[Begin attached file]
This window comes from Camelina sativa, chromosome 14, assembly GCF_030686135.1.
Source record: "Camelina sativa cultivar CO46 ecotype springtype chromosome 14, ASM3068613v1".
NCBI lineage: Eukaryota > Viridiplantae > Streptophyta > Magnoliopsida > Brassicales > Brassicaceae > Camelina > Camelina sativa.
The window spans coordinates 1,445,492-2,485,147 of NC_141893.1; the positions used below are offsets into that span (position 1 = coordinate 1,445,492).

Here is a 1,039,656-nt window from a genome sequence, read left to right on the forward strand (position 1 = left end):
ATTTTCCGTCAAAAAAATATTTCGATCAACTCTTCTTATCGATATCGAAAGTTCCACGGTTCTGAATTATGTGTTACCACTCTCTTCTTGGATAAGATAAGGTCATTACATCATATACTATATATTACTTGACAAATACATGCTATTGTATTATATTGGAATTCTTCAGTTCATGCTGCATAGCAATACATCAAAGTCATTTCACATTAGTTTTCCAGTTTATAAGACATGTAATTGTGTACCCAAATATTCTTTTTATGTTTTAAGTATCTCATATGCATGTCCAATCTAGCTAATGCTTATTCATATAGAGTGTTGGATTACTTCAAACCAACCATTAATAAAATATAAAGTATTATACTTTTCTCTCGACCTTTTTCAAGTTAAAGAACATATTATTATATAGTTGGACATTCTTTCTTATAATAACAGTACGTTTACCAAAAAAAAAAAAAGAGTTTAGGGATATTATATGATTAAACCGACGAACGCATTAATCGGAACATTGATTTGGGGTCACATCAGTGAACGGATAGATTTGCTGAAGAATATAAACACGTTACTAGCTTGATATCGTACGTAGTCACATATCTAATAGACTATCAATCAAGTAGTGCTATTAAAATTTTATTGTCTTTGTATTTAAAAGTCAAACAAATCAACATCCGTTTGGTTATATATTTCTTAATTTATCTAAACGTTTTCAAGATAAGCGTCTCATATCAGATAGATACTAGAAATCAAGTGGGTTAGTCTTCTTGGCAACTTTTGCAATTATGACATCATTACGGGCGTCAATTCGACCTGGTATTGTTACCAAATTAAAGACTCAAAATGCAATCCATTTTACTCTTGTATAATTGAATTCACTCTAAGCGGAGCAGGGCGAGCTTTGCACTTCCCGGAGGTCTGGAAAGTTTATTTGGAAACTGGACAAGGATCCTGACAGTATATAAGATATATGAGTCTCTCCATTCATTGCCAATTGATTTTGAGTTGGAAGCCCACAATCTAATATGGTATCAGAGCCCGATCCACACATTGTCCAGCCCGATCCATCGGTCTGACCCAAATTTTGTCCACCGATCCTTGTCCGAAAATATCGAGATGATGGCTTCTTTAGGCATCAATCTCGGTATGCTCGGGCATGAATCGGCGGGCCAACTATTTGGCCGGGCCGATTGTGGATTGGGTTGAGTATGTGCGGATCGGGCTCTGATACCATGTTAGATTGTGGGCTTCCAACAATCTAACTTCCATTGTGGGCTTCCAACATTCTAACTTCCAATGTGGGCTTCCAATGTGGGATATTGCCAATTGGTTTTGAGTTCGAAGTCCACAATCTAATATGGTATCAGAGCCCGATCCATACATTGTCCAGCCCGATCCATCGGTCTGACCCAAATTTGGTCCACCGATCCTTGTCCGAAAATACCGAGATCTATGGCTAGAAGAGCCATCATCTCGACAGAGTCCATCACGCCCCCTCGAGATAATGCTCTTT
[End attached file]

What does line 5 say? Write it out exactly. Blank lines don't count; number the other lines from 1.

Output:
Here is a 1,039,656-nt window from a genome sequence, read left to right on the forward strand (position 1 = left end):